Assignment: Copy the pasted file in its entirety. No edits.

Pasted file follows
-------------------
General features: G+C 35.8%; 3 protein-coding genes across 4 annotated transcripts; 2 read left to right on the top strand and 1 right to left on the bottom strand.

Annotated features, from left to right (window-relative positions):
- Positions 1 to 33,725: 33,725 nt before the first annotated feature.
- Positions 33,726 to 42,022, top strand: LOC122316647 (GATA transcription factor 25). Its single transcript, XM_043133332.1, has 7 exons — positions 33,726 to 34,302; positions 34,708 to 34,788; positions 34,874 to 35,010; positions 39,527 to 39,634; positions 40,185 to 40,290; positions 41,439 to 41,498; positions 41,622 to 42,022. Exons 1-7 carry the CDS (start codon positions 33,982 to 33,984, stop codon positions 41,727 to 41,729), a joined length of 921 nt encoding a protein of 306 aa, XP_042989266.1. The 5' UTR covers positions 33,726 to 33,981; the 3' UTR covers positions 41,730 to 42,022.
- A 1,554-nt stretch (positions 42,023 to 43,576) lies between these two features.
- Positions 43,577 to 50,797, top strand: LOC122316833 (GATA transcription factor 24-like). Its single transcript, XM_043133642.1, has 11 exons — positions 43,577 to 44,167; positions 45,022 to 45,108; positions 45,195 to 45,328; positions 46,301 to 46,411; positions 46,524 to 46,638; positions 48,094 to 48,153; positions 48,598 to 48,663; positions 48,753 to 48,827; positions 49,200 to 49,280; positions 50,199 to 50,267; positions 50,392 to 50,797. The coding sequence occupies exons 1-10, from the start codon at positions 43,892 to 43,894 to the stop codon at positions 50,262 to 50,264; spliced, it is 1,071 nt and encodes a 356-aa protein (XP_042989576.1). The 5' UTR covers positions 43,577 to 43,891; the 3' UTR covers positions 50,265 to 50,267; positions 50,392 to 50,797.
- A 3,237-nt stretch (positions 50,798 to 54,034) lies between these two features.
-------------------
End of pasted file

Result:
General features: G+C 35.8%; 3 protein-coding genes across 4 annotated transcripts; 2 read left to right on the top strand and 1 right to left on the bottom strand.

Annotated features, from left to right (window-relative positions):
- Positions 1 to 33,725: 33,725 nt before the first annotated feature.
- Positions 33,726 to 42,022, top strand: LOC122316647 (GATA transcription factor 25). Its single transcript, XM_043133332.1, has 7 exons — positions 33,726 to 34,302; positions 34,708 to 34,788; positions 34,874 to 35,010; positions 39,527 to 39,634; positions 40,185 to 40,290; positions 41,439 to 41,498; positions 41,622 to 42,022. Exons 1-7 carry the CDS (start codon positions 33,982 to 33,984, stop codon positions 41,727 to 41,729), a joined length of 921 nt encoding a protein of 306 aa, XP_042989266.1. The 5' UTR covers positions 33,726 to 33,981; the 3' UTR covers positions 41,730 to 42,022.
- A 1,554-nt stretch (positions 42,023 to 43,576) lies between these two features.
- Positions 43,577 to 50,797, top strand: LOC122316833 (GATA transcription factor 24-like). Its single transcript, XM_043133642.1, has 11 exons — positions 43,577 to 44,167; positions 45,022 to 45,108; positions 45,195 to 45,328; positions 46,301 to 46,411; positions 46,524 to 46,638; positions 48,094 to 48,153; positions 48,598 to 48,663; positions 48,753 to 48,827; positions 49,200 to 49,280; positions 50,199 to 50,267; positions 50,392 to 50,797. The coding sequence occupies exons 1-10, from the start codon at positions 43,892 to 43,894 to the stop codon at positions 50,262 to 50,264; spliced, it is 1,071 nt and encodes a 356-aa protein (XP_042989576.1). The 5' UTR covers positions 43,577 to 43,891; the 3' UTR covers positions 50,265 to 50,267; positions 50,392 to 50,797.
- A 3,237-nt stretch (positions 50,798 to 54,034) lies between these two features.